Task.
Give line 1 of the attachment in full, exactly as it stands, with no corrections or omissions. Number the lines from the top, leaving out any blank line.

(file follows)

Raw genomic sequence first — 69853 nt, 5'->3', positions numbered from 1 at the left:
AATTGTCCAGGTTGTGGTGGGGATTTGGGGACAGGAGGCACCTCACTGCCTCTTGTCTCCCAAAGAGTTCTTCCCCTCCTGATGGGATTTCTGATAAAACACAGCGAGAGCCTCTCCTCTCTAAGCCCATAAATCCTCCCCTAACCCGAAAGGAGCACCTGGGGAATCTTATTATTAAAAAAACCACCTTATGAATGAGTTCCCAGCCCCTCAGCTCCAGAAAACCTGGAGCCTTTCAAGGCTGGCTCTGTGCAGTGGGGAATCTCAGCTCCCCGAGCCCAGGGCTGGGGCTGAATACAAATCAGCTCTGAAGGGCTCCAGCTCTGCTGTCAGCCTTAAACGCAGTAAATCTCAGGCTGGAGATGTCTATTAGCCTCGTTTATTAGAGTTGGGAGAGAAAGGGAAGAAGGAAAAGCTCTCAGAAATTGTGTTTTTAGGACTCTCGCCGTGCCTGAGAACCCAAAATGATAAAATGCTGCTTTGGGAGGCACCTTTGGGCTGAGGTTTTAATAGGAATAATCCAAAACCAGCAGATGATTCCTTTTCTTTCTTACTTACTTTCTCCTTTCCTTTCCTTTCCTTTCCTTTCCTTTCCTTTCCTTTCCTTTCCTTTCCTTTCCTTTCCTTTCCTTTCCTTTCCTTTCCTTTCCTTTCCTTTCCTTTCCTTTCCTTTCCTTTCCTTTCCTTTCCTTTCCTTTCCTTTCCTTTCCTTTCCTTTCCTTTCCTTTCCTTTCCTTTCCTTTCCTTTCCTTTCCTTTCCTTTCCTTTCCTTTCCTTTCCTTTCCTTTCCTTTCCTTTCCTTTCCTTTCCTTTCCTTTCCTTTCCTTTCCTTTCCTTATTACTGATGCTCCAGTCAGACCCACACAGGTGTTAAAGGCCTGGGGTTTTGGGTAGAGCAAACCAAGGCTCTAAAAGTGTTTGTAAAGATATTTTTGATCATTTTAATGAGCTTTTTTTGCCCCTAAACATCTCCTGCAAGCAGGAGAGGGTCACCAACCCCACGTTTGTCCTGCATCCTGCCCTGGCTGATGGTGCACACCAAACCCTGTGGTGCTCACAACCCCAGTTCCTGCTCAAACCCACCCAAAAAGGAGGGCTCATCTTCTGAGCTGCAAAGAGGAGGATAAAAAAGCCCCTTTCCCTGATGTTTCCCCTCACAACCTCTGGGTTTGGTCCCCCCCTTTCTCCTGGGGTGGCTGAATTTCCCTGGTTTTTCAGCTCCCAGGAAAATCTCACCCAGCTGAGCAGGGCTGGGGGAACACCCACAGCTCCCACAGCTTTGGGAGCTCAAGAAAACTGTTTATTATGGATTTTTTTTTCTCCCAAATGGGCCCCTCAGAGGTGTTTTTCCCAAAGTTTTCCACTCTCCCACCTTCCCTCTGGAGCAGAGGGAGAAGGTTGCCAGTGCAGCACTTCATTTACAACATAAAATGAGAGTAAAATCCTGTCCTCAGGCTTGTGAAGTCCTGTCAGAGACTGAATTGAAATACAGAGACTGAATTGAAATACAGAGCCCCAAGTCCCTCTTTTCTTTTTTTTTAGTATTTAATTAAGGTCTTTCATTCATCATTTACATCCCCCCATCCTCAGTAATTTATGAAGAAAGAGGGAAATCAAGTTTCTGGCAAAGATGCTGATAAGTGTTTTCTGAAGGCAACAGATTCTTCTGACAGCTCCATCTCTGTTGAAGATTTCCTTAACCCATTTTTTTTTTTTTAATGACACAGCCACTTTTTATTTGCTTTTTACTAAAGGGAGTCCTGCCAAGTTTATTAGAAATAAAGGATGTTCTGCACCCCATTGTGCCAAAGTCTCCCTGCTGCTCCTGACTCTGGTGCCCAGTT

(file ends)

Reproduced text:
Raw genomic sequence first — 69853 nt, 5'->3', positions numbered from 1 at the left: